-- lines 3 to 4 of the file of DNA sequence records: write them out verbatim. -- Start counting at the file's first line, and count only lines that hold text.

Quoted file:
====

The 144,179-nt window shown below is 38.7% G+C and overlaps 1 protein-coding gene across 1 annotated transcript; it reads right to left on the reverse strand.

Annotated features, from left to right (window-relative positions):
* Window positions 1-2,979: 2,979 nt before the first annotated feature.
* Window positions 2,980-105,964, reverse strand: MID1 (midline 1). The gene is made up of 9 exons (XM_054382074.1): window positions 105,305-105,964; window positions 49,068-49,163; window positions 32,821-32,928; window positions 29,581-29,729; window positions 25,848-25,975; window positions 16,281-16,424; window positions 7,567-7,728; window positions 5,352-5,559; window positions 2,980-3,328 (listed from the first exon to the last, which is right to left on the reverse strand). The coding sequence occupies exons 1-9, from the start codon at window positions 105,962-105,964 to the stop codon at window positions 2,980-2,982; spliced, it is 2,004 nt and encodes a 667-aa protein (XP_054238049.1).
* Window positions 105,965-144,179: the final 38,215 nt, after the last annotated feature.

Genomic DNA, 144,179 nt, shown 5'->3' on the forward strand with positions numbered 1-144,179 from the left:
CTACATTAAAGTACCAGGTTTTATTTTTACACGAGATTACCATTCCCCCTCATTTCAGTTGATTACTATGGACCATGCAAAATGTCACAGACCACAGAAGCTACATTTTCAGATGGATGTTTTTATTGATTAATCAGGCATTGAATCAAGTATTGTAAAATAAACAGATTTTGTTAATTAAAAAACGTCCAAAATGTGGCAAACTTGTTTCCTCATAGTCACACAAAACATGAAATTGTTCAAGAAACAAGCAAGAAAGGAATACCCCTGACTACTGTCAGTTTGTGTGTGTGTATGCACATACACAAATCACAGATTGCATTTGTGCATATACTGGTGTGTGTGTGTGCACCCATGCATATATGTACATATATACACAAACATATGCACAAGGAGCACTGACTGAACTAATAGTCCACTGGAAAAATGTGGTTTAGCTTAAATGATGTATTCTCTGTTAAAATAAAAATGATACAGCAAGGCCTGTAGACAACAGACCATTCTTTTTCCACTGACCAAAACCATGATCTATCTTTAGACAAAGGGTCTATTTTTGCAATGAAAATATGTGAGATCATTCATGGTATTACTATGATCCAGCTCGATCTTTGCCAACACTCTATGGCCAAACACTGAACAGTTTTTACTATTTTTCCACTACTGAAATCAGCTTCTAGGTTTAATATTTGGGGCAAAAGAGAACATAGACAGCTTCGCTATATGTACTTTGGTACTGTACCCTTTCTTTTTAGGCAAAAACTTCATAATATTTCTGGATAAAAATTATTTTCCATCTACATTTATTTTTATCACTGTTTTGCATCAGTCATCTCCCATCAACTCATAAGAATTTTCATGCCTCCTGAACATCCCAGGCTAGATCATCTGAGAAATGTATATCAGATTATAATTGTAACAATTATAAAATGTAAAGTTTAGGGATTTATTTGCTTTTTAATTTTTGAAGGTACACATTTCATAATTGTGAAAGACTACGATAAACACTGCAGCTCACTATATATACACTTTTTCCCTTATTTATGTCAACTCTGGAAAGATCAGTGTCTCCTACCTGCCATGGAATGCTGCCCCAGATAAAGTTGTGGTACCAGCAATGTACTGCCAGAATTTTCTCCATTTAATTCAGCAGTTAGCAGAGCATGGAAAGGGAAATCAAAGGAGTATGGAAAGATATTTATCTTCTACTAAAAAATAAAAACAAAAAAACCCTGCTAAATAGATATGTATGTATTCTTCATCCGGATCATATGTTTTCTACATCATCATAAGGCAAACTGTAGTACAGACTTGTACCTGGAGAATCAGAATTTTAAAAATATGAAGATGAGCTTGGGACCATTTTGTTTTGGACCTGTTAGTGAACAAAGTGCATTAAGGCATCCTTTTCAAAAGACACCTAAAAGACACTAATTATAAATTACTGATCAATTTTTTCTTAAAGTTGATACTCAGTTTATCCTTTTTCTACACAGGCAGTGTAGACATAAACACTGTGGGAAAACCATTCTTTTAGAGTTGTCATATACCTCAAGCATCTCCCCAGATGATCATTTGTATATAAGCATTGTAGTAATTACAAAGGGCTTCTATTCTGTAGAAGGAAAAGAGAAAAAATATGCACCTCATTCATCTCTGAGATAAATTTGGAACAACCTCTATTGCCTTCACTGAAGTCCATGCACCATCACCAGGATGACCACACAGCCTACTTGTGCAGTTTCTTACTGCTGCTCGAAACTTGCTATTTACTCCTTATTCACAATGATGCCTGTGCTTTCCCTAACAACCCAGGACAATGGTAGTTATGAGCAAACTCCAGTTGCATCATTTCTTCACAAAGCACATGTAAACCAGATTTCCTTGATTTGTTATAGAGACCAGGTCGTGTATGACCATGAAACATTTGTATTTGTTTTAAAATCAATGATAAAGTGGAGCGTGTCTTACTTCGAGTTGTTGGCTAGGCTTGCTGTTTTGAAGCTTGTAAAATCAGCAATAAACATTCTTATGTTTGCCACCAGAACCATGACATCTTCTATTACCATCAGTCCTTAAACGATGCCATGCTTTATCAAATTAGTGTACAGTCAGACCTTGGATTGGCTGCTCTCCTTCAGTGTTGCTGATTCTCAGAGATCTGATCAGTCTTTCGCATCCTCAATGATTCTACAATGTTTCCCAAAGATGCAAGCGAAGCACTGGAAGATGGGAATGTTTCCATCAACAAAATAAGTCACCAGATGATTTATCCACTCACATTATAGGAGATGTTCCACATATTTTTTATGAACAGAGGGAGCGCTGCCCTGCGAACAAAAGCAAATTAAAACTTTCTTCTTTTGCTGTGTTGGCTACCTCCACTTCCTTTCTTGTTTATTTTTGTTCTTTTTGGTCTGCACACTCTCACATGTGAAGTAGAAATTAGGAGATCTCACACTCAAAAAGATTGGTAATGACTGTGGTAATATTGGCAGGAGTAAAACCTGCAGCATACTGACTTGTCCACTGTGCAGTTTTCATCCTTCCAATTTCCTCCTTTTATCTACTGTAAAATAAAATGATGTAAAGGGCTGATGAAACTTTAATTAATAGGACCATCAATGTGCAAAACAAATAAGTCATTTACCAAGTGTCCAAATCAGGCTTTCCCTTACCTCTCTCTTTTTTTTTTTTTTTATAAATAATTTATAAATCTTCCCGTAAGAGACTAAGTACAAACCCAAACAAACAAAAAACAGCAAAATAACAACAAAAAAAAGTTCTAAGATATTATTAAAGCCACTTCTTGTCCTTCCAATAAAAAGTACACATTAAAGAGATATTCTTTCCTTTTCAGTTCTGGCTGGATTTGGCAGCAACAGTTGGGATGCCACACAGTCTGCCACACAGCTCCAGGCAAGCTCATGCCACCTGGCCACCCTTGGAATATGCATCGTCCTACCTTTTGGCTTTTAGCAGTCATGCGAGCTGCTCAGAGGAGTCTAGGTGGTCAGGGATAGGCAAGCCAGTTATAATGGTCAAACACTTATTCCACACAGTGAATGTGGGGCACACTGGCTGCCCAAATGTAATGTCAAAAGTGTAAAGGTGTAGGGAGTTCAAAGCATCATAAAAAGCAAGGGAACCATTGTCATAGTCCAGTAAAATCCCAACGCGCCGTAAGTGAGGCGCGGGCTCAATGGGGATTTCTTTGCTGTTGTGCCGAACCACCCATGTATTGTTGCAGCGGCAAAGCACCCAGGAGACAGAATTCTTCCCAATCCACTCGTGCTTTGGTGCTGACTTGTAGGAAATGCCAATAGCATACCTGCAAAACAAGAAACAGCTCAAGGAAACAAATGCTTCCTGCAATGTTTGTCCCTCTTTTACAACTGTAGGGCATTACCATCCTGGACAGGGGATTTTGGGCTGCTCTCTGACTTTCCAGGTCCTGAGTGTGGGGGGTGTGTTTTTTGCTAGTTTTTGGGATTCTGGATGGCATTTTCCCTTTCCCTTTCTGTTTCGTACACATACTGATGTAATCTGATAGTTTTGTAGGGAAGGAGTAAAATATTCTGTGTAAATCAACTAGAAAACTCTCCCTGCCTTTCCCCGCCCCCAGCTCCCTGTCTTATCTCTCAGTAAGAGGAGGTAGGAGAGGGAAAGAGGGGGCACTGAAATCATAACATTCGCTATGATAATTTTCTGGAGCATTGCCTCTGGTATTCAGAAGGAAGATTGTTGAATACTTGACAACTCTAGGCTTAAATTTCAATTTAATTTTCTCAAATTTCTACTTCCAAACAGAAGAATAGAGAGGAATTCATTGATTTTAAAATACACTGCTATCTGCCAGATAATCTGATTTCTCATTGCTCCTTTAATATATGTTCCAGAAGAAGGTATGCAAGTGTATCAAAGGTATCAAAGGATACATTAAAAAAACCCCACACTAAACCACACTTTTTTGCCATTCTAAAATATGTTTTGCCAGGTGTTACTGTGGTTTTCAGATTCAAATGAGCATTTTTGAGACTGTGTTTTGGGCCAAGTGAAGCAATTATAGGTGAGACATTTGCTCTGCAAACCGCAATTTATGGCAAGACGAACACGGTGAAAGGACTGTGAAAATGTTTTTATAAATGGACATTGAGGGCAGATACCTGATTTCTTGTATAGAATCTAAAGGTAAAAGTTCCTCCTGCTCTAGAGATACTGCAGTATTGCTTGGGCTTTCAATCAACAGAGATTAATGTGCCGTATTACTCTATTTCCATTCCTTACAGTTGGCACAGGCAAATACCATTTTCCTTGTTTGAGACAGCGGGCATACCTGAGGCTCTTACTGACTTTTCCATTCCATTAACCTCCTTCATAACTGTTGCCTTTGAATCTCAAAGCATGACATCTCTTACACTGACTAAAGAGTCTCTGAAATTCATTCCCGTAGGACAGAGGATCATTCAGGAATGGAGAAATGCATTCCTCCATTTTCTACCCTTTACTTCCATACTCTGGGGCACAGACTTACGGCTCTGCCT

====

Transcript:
* Window positions 1-2,979: 2,979 nt before the first annotated feature.
* Window positions 2,980-105,964, reverse strand: MID1 (midline 1). The gene is made up of 9 exons (XM_054382074.1): window positions 105,305-105,964; window positions 49,068-49,163; window positions 32,821-32,928; window positions 29,581-29,729; window positions 25,848-25,975; window positions 16,281-16,424; window positions 7,567-7,728; window positions 5,352-5,559; window positions 2,980-3,328 (listed from the first exon to the last, which is right to left on the reverse strand). The coding sequence occupies exons 1-9, from the start codon at window positions 105,962-105,964 to the stop codon at window positions 2,980-2,982; spliced, it is 2,004 nt and encodes a 667-aa protein (XP_054238049.1).